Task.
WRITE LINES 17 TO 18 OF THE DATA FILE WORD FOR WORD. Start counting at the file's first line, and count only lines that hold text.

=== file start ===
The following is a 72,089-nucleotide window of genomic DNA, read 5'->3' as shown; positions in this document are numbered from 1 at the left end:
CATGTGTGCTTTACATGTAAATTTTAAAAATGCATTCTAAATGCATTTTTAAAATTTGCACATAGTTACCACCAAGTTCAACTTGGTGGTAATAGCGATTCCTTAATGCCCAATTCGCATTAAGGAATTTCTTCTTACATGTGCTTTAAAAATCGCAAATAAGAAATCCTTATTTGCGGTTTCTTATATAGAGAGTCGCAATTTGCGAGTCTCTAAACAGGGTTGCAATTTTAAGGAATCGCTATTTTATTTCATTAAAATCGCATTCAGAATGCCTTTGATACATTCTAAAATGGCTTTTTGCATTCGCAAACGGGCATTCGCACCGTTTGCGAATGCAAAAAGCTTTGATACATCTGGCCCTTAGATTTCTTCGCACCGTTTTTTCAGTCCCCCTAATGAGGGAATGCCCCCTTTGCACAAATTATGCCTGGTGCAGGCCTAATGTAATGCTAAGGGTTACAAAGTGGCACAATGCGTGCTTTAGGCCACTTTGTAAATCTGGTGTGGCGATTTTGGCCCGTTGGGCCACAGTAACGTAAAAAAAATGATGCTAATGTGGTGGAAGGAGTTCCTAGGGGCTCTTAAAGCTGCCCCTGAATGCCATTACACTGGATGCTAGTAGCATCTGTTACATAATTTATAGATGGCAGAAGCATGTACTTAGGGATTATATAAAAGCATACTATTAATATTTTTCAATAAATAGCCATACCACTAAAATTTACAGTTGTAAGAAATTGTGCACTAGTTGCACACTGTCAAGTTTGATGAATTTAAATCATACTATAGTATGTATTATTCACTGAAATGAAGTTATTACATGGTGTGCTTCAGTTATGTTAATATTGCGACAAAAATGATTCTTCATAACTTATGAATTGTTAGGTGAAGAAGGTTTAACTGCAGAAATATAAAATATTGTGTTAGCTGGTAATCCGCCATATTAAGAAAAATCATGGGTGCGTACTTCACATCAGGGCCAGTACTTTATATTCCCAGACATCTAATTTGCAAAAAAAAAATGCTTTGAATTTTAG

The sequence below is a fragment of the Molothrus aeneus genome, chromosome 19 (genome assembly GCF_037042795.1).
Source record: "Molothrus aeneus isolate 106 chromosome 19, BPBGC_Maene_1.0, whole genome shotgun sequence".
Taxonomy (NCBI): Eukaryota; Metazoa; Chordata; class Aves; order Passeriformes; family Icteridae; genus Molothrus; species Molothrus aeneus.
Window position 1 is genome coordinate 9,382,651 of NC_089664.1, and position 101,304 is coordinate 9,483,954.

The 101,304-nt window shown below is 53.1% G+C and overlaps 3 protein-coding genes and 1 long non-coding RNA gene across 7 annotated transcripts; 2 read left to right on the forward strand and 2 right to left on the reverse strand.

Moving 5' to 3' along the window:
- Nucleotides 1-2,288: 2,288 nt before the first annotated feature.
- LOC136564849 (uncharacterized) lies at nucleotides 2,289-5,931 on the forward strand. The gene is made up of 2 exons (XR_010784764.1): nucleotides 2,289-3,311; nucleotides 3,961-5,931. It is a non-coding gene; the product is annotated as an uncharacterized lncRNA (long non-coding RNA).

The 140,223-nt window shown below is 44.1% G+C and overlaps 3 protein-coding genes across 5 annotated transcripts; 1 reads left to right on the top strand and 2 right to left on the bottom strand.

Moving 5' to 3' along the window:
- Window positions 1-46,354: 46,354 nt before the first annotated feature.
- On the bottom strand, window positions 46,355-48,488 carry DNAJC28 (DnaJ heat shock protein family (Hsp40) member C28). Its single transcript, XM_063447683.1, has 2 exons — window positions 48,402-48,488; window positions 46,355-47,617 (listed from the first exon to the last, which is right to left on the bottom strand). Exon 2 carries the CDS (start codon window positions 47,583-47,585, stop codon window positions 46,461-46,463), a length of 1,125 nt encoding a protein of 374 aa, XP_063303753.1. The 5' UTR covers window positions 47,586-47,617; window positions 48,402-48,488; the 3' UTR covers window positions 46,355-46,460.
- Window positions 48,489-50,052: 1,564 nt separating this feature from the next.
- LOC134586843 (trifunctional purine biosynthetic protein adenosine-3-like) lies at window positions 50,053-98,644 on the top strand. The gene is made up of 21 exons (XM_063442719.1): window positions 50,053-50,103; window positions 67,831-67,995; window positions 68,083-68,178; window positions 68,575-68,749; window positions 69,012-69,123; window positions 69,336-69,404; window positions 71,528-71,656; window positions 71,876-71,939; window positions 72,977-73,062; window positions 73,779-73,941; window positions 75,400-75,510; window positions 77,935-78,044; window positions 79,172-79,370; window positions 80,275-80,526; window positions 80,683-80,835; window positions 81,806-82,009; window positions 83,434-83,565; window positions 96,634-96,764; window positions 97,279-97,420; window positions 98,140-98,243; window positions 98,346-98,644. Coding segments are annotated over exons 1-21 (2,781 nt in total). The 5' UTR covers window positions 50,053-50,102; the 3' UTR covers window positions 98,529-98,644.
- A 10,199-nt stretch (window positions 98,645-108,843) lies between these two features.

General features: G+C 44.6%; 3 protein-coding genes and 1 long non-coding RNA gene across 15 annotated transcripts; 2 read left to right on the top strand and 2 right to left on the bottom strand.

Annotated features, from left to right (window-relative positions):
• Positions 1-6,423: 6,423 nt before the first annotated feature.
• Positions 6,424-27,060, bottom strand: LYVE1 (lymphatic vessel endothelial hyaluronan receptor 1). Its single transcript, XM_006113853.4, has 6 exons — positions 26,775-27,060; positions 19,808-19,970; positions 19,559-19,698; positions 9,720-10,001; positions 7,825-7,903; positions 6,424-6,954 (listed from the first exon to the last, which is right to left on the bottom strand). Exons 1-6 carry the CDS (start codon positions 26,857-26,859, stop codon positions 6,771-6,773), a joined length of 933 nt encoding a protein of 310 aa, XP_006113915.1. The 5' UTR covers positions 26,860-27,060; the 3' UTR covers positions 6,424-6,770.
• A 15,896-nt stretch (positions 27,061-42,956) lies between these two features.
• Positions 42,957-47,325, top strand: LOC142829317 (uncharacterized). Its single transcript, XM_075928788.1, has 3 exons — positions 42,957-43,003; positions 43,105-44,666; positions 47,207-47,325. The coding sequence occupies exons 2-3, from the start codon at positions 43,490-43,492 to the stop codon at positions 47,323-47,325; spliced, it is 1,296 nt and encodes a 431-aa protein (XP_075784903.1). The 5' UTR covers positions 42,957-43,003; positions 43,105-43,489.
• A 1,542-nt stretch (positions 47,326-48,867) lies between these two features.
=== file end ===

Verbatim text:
- A 10,199-nt stretch (window positions 98,645-108,843) lies between these two features.

General features: G+C 44.6%; 3 protein-coding genes and 1 long non-coding RNA gene across 15 annotated transcripts; 2 read left to right on the top strand and 2 right to left on the bottom strand.